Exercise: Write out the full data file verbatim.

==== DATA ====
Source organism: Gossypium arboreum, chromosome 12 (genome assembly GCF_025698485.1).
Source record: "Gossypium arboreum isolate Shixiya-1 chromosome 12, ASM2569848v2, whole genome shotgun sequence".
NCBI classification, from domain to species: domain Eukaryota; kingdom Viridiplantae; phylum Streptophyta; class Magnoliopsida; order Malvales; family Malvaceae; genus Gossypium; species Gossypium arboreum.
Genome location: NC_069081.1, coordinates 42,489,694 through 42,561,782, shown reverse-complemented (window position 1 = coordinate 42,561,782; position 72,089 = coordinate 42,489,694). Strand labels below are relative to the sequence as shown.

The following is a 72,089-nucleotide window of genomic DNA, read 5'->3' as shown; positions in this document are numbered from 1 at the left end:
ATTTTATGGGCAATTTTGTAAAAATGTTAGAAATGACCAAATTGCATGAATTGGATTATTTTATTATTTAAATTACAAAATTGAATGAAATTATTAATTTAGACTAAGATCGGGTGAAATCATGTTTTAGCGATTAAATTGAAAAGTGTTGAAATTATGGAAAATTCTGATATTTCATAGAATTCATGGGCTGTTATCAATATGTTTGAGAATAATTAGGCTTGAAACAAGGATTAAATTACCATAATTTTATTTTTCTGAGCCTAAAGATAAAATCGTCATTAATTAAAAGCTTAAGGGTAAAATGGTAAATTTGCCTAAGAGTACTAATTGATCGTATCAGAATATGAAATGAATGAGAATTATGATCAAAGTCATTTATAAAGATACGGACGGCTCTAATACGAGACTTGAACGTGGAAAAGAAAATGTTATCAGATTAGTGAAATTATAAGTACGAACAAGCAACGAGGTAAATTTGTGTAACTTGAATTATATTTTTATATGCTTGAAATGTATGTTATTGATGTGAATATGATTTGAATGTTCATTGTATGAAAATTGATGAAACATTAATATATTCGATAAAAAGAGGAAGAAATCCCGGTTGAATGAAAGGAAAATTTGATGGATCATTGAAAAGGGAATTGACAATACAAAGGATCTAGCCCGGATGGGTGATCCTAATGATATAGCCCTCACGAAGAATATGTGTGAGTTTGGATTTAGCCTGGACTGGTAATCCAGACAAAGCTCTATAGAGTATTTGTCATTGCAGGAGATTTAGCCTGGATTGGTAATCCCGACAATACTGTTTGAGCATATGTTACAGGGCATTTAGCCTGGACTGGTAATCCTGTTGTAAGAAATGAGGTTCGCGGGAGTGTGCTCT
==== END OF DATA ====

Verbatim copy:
Source organism: Gossypium arboreum, chromosome 12 (genome assembly GCF_025698485.1).
Source record: "Gossypium arboreum isolate Shixiya-1 chromosome 12, ASM2569848v2, whole genome shotgun sequence".
NCBI classification, from domain to species: domain Eukaryota; kingdom Viridiplantae; phylum Streptophyta; class Magnoliopsida; order Malvales; family Malvaceae; genus Gossypium; species Gossypium arboreum.
Genome location: NC_069081.1, coordinates 42,489,694 through 42,561,782, shown reverse-complemented (window position 1 = coordinate 42,561,782; position 72,089 = coordinate 42,489,694). Strand labels below are relative to the sequence as shown.

The following is a 72,089-nucleotide window of genomic DNA, read 5'->3' as shown; positions in this document are numbered from 1 at the left end:
ATTTTATGGGCAATTTTGTAAAAATGTTAGAAATGACCAAATTGCATGAATTGGATTATTTTATTATTTAAATTACAAAATTGAATGAAATTATTAATTTAGACTAAGATCGGGTGAAATCATGTTTTAGCGATTAAATTGAAAAGTGTTGAAATTATGGAAAATTCTGATATTTCATAGAATTCATGGGCTGTTATCAATATGTTTGAGAATAATTAGGCTTGAAACAAGGATTAAATTACCATAATTTTATTTTTCTGAGCCTAAAGATAAAATCGTCATTAATTAAAAGCTTAAGGGTAAAATGGTAAATTTGCCTAAGAGTACTAATTGATCGTATCAGAATATGAAATGAATGAGAATTATGATCAAAGTCATTTATAAAGATACGGACGGCTCTAATACGAGACTTGAACGTGGAAAAGAAAATGTTATCAGATTAGTGAAATTATAAGTACGAACAAGCAACGAGGTAAATTTGTGTAACTTGAATTATATTTTTATATGCTTGAAATGTATGTTATTGATGTGAATATGATTTGAATGTTCATTGTATGAAAATTGATGAAACATTAATATATTCGATAAAAAGAGGAAGAAATCCCGGTTGAATGAAAGGAAAATTTGATGGATCATTGAAAAGGGAATTGACAATACAAAGGATCTAGCCCGGATGGGTGATCCTAATGATATAGCCCTCACGAAGAATATGTGTGAGTTTGGATTTAGCCTGGACTGGTAATCCAGACAAAGCTCTATAGAGTATTTGTCATTGCAGGAGATTTAGCCTGGATTGGTAATCCCGACAATACTGTTTGAGCATATGTTACAGGGCATTTAGCCTGGACTGGTAATCCTGTTGTAAGAAATGAGGTTCGCGGGAGTGTGCTCT